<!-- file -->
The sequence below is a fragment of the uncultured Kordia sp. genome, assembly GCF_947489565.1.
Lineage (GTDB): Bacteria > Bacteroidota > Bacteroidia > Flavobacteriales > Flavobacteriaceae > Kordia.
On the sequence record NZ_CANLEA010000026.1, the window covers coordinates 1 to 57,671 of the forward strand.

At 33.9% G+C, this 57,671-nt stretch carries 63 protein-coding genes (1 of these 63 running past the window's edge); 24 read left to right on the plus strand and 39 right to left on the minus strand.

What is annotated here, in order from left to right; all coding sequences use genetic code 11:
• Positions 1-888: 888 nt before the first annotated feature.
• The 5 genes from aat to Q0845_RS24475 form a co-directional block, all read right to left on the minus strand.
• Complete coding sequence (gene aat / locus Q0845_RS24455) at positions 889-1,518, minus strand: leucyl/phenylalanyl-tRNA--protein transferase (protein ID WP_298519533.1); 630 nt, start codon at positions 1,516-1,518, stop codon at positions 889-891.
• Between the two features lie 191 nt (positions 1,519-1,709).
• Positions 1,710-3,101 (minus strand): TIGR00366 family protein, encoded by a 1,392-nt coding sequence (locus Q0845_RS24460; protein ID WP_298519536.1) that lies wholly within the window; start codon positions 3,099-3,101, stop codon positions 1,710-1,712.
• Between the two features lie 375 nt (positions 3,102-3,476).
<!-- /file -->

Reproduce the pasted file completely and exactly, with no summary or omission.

The sequence below is a fragment of the uncultured Kordia sp. genome, assembly GCF_947489565.1.
Lineage (GTDB): Bacteria > Bacteroidota > Bacteroidia > Flavobacteriales > Flavobacteriaceae > Kordia.
On the sequence record NZ_CANLEA010000026.1, the window covers coordinates 1 to 57,671 of the forward strand.

At 33.9% G+C, this 57,671-nt stretch carries 63 protein-coding genes (1 of these 63 running past the window's edge); 24 read left to right on the plus strand and 39 right to left on the minus strand.

What is annotated here, in order from left to right; all coding sequences use genetic code 11:
• Positions 1-888: 888 nt before the first annotated feature.
• The 5 genes from aat to Q0845_RS24475 form a co-directional block, all read right to left on the minus strand.
• Complete coding sequence (gene aat / locus Q0845_RS24455) at positions 889-1,518, minus strand: leucyl/phenylalanyl-tRNA--protein transferase (protein ID WP_298519533.1); 630 nt, start codon at positions 1,516-1,518, stop codon at positions 889-891.
• Between the two features lie 191 nt (positions 1,519-1,709).
• Positions 1,710-3,101 (minus strand): TIGR00366 family protein, encoded by a 1,392-nt coding sequence (locus Q0845_RS24460; protein ID WP_298519536.1) that lies wholly within the window; start codon positions 3,099-3,101, stop codon positions 1,710-1,712.
• Between the two features lie 375 nt (positions 3,102-3,476).